As we have indicated § 16(b) provides that the Commission by rules and regulations may exempt any transactions not comprehended within the purview of the section. Section 16(b) also exempts from the provisions of the section any "security * * * acquired in good faith in connection with a debt previously contracted * * *." Section 16(d) provides that the provisions of § 16 "shall not apply to foreign or domestic arbitrage transactions unless made in contravention of such rules and regulations as the Commission may adopt in order to carry out the purposes of this section." The Commission adopted Rule 16d-1 pursuant to this authority.*fn7

The Law

A. The Conversion of the Debentures Was a Sale of the Debentures and a Purchase of the Common Stock

Congress defined "purchase" and "sale" in broad terms. Sections 3(a) (13) and 3(a) (14) in our opinion cover not only contracts of purchase and sale but also agreements to "otherwise acquire" or to "otherwise dispose of" securities within the purview of the Act. True, the language of the sections last referred to seems to refer to executory contracts but it must be concluded that these provisions of the Act were intended to apply to executed transactions. If it were otherwise all relief under the Act would have to be by way of injunction or prohibition, surely an impermissible conclusion. The conclusion of the court below that Webster's conversion of his debentures into stock was a sale of the debentures and a purchase of the stock within the definitions of the Act seems to us to be indubitably correct.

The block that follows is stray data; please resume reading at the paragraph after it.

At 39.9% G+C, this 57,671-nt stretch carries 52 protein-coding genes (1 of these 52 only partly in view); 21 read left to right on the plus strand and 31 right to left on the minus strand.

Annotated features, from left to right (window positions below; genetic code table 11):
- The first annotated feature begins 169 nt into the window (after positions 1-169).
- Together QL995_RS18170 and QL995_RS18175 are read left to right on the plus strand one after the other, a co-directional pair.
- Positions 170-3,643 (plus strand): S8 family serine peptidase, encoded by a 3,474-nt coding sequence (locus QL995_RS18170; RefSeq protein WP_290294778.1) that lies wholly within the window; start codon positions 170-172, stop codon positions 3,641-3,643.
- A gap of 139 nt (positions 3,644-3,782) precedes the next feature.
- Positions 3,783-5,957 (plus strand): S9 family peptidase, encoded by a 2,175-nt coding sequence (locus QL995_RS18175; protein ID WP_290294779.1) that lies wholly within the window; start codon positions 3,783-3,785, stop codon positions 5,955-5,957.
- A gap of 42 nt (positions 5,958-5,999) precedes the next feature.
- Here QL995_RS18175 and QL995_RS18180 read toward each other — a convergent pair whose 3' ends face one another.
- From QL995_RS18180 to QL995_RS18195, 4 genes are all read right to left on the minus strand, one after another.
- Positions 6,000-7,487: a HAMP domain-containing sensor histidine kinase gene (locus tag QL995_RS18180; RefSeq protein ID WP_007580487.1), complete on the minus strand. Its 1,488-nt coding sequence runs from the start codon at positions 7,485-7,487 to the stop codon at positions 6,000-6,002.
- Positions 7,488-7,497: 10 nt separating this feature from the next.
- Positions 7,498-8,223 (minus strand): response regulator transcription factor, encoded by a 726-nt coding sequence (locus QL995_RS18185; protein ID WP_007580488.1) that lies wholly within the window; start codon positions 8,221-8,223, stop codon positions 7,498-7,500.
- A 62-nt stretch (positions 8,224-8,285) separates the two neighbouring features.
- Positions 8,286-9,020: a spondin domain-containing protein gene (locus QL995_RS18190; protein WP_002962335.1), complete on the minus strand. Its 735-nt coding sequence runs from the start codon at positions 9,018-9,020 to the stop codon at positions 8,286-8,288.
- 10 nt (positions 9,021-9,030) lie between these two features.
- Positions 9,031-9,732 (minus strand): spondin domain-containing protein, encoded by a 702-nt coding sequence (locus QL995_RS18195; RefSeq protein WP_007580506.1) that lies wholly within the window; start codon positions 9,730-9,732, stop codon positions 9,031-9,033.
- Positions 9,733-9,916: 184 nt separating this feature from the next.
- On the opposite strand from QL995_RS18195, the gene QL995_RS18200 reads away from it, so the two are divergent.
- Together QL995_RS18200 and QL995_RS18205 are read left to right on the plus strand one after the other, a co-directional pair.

There are, insofar as we are aware, but four decided cases which rule directly on the issue of the applicability of § 16(b) to a conversion transaction. The trial court in the case at bar based its ruling largely on Park & Tilford v. Schulte, 160 F.2d 984 (2 Cir. 1947), cert. denied, 332 U.S. 761, 68 S. Ct. 64, 92 L. Ed. 347 (1947). We shall discuss this case first.

In Park & Tilford, some, but by no means all, of the facts involved in the instant case were present. In that case three Schulte brothers, one of whom was a director of the plaintiff corporation, as trustees of a trust created by their father, were the owners of a majority of the common stock of the plaintiff and substantial owners of its preferred stock with a conversion privilege. The common stock was enjoying a substantial rise in market value. While this increase in market value was in progress, the company, which was subject to the control of the Schultes, served a 90-day notice of the redemption of the preferred. In about a month the Schultes exercised the conversion privilege, contending that they were forced to convert because the redemption price was less than the market value of the common. The Schultes then sold their common stock within six months of their conversion at a large profit. It seems apparent from reading the opinion of the court that the Schultes' profit was gained by the exercise of knowledge gleaned from their "insiders'" position, an operative fact not present in the case at bar. The circumstance that ...